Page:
Now that you have the signs of the four great motivational factors (fear/submission, aggression/dominance), think about this.  There may be some things that you may want to avoid when conducting your training.  What do you think might happen if you stare into the eyes of an aggressive-dominant dog?  The canine will view that as a challenge, because staring is a sign of dominance.  When a canine wants to show aggression, he may snarl and show its teeth.  What are you doing when you are laughing and smiling big?  Showing your teeth.  Your child may show signs of affections by hugging.  What is the canine thinking when your child hugs it around the neck?  The canine may see that as a sign of aggression and thinks your child is trying to dominant him/her.  The best way to avoid disaster is to not allow these situations to occur.  The best rule to have is never allow the canine to interact with family.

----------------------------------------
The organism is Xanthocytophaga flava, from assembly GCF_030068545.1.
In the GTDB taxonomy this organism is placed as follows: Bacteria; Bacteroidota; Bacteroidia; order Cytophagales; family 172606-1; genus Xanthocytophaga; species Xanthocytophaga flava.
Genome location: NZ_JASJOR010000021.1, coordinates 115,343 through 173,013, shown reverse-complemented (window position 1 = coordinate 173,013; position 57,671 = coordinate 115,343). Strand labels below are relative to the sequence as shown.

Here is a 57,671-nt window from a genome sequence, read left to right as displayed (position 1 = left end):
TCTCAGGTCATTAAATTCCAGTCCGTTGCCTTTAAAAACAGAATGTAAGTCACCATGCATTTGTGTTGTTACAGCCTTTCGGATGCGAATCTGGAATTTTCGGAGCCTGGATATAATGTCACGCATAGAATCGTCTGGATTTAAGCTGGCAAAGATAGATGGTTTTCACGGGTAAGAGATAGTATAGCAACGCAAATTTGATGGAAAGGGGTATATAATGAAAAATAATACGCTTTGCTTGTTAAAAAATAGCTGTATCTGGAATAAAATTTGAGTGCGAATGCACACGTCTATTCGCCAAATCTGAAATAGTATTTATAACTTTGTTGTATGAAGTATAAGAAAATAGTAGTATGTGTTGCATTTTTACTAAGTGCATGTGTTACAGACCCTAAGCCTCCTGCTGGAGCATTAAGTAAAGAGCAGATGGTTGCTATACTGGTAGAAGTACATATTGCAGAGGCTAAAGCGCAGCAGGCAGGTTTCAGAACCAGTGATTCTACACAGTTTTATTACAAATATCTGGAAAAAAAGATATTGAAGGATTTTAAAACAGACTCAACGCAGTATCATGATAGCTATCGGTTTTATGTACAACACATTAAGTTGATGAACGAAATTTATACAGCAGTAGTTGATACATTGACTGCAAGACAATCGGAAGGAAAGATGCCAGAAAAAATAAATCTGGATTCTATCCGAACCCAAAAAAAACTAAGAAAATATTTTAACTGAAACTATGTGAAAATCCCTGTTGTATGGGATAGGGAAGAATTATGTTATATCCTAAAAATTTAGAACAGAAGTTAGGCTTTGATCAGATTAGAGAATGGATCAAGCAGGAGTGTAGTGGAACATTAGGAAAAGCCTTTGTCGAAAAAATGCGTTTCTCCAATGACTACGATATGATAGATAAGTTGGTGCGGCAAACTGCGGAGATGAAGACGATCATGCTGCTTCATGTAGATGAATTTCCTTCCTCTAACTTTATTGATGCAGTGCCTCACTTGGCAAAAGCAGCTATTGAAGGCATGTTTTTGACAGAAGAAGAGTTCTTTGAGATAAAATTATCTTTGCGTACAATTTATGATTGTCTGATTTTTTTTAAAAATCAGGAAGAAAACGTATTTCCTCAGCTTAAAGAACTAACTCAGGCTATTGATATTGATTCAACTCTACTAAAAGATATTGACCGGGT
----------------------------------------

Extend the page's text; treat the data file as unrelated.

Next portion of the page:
With that said, timing is everything in the world of canine training.  Timing can be broken down into two categories, Augmented and Rote-Rehearsal.  To get the most out of your training and development both categories must be studied with the utmost focus.  As a matter of fact, all problems encountered while conducting the troubleshooting process for canine can be created and/or corrected within Augmented and Rote-Rehearsal Timing. 

Augmented Timing:

            This category is often viewed as the planning stage of training, but should be way more involved than just planning.  This takes place away from the canine and should include your thoughts on what will take place during the training, what the reaction will be from the canine and how you will deal with that reaction.  After the training session you should go back and compare what took place with what you intended on taking place and plan how you may do things differently to obtain the results you are looking for.